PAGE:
Thursday, August 30, 2012

flies and things: a thursday compendium

Trouble with Things
I've been having trouble with things this past week, mostly breaking them, dropping them, catching them in odd places, but mostly and most sadly, witnessing the demise of the frog jar.

Frog Jar Then
The frog jar, made by my sister Penny, was written about here, but in short, it has been a faithful companion for many years, especially at the farmers market. Now, we're done. As I was loading the van after Saturday's market, the frog jar fell out the side door. I'm not sure how it happened (observation: when you're having trouble with things, it is often hard to see where the trouble is coming from), but I do know I was putting the tent in the back of the van when I heard pottery hit concrete.

The jar has broken and been mended before, so I figured I would mend it again, but when I brought the jar in from the van it dropped onto the porch, smashed to smithereens, and that makes the vacuum cord getting caught between my toes and my flip-flop, the handle breaking off a mug, and my falling off a short step ladder into a chair as I vacuumed cluster flies off a window hardly worth mentioning.

Frog Jar Now

The Return of the Cluster Flies
Cluster flies returned August 21. Last year, my first summer in this house, I had a gadzillion cluster flies and way too many wasps zipping around inside most of August and September, though honestly, the flies do tend to stay clustered on the windows, particularly the sunny ones. I'm happy to report that this year, so far, the flies are much diminished and the wasps are staying outside. This short video of a cluster fly spinning on its back is from Spring 2011.

Waxing on
I've added new links to the Waxing on page, including one for honeybee enthusiasts in the U.P. (that's the Upper Peninsula of Michigan, of course). If you've never seen a beekeeper in snowshoes, check it out.

Going to Surf City!
The Etsy shop goes on vacation today as I head out to California to see family. Upon my return, I'll get more candles and ornaments listed.

{Thanks for visiting! I've been keeping a blog since 2008 - it only took me four years to get regular! Sunday posts are about my beeswax business and life in a log cabin in Michigan's Upper Peninsula. Thursdays are for lists of sorts. Perhaps you'll join me.}

Sunday, August 26, 2012

fisherman's island

There's a spot up the river, just around the bend, where the sand rises up to create a small island with a creek running through it. South of the creek the island is nothing more than a spit of sand, a slight ridge rising like the hackles of an angry dog. The creek is a three-foot-wide shallow stream of water coursing over small stones, a diagonal slash, and the main part of the island is rolling sand and swaying grass. Often there are prints of deer and coyote, the occasional fisherman. The island is about 20 feet long and 15 feet wide.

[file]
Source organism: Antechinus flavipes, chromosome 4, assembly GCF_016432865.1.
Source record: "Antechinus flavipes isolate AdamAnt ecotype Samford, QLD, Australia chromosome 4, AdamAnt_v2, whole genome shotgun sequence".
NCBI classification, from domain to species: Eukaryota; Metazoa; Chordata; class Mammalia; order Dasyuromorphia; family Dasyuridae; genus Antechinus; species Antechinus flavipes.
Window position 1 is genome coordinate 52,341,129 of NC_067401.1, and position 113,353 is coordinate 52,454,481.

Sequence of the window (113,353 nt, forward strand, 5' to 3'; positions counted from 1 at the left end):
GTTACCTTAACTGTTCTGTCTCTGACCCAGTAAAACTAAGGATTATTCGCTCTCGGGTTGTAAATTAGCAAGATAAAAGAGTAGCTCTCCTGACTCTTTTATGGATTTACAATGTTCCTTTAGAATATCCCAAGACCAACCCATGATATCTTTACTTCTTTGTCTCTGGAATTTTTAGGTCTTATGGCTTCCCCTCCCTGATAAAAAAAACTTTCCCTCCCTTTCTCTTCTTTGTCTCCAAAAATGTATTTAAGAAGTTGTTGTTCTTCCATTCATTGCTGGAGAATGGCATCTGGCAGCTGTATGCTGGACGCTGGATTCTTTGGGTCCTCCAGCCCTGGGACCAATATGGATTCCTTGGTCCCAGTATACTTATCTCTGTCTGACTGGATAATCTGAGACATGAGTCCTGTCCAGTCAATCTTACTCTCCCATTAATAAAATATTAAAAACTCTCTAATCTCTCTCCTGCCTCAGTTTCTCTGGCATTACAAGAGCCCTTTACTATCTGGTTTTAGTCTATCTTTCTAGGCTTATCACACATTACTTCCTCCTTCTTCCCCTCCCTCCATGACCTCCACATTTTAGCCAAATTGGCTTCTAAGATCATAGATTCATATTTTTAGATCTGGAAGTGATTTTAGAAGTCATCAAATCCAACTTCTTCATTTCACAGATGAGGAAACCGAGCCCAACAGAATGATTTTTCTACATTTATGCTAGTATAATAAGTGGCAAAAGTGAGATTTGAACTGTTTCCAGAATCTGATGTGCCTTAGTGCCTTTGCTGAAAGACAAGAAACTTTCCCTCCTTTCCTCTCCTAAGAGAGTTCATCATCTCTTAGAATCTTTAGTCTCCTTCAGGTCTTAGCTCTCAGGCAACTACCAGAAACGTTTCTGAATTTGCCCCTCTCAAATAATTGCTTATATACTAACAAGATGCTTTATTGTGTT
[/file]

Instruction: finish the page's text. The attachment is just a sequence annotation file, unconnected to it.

I walk to the island via the river, which I get to by descending the steep bank at the end of the path that starts at the house. The path cuts through an old farm field now overgrown with wildflowers and grass and shrubby trees, and ends at the top of the bank, which is a strip of cool forest. The previous owners of this property built a stairway of stone that leads a short way down the wooded bank to a trail that traverses the slope and then leaves you at a sharp drop of three or four feet to get to the river. There are a couple of steps toed and heeled into the dirt and some trees to hold on to, but be careful.

The river bank.

The river is clear and cold with a nice current. You can float down river at a comfortable pace and easily abort your trip by grabbing onto a windfallen tree, of which there are many, or just getting your feet under you and standing up. Water depth varies from ankle deep to a little over waist deep, though throughout the river there are deeper pools where the bottom disappears. In my stretch, the river bottom is almost always visible, and the bed varies between sand, muck, pebbles, and lost trees. One day I discovered a skull. It was in profile, and I decided it must be a deer skull, because of the ear.

The skull in the river. Can you see it?

The other day I noticed the skull was covered with sand. Made me wonder what else might be buried in the river.

I walk against the current to get to the island, and as I approach I veer to the left to walk up the creek. To the right of the island the current gets slap happy - it courses over, under, and around fallen trees and dips deep into pockets. I will exit the island via that route, happy to let it sweep me off my feet.

On the island I look around a bit, then sit on a small beach of pebbles. I stretch my legs out before me, resting them in the cold water. I look across the swift current to the steep sandy bank that faces southwest, not more than a fallen cedar's length away. The bank is dotted with purple wildflowers and spiky dry stalks of mullein. The maple and spruce and cedar at the top of the bank grow right to the edge, their roots hanging down like dreadlocks as the riverbank below erodes. They will topple into the river someday, but this past winter they held bald eagles.